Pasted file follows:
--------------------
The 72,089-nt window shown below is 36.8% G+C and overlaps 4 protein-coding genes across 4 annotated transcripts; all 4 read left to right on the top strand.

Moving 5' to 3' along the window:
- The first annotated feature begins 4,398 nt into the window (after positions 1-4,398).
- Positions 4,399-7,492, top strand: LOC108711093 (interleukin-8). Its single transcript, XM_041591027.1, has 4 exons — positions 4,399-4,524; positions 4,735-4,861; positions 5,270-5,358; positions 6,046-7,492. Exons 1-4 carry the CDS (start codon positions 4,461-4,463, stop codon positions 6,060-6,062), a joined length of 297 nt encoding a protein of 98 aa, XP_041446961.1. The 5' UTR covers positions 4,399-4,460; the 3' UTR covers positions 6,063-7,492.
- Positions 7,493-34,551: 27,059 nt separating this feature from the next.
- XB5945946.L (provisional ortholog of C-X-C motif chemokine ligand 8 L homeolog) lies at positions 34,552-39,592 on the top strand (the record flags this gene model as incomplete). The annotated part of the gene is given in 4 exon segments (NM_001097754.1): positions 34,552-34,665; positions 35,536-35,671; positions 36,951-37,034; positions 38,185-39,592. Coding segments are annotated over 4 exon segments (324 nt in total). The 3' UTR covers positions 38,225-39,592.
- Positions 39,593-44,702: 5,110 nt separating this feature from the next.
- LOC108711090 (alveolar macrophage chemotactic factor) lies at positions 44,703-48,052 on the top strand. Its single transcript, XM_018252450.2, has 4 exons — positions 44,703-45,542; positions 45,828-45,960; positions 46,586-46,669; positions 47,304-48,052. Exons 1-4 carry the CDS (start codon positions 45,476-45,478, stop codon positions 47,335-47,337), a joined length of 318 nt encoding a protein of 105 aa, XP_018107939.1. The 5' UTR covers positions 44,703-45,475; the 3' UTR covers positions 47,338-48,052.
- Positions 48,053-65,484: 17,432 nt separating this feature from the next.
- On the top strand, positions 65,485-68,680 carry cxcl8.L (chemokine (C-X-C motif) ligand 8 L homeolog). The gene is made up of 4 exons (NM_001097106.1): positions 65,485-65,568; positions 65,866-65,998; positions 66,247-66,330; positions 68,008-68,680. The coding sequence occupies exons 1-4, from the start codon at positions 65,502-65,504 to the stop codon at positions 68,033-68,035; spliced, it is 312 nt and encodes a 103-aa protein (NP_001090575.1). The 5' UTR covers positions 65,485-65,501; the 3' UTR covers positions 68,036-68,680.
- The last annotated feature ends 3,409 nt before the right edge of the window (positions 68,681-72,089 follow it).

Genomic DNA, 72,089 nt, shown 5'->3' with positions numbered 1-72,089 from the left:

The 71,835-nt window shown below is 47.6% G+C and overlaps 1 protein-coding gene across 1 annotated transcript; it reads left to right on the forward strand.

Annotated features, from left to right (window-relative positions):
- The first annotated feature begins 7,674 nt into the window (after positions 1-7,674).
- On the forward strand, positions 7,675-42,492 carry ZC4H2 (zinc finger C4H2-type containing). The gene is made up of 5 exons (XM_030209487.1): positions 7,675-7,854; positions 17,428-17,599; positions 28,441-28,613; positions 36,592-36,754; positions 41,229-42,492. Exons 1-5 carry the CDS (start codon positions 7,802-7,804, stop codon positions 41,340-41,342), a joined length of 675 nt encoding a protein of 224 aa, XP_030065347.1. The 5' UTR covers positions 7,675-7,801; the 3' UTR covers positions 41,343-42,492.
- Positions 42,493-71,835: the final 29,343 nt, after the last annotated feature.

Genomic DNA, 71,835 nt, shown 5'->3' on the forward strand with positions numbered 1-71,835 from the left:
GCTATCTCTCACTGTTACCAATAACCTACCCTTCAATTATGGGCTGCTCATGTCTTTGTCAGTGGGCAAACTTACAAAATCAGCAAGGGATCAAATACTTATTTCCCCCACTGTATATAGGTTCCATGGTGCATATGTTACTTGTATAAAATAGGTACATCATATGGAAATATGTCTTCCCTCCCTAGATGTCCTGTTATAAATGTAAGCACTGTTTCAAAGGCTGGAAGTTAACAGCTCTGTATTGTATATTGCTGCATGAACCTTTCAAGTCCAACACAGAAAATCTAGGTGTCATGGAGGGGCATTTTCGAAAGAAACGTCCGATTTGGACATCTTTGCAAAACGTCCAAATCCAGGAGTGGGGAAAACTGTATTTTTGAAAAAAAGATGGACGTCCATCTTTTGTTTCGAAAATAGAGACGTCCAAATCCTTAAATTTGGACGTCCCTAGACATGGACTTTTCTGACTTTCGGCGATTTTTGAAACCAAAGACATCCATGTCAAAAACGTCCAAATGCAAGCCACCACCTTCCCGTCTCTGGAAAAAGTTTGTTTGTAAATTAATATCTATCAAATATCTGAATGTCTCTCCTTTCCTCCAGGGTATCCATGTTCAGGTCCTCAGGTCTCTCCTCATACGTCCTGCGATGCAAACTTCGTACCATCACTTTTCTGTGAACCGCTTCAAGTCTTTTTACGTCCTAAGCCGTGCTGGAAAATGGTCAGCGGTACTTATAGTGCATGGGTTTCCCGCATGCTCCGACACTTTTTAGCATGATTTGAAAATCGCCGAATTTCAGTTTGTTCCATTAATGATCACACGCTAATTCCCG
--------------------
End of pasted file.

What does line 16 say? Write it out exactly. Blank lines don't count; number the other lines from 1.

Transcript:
- On the forward strand, positions 7,675-42,492 carry ZC4H2 (zinc finger C4H2-type containing). The gene is made up of 5 exons (XM_030209487.1): positions 7,675-7,854; positions 17,428-17,599; positions 28,441-28,613; positions 36,592-36,754; positions 41,229-42,492. Exons 1-5 carry the CDS (start codon positions 7,802-7,804, stop codon positions 41,340-41,342), a joined length of 675 nt encoding a protein of 224 aa, XP_030065347.1. The 5' UTR covers positions 7,675-7,801; the 3' UTR covers positions 41,343-42,492.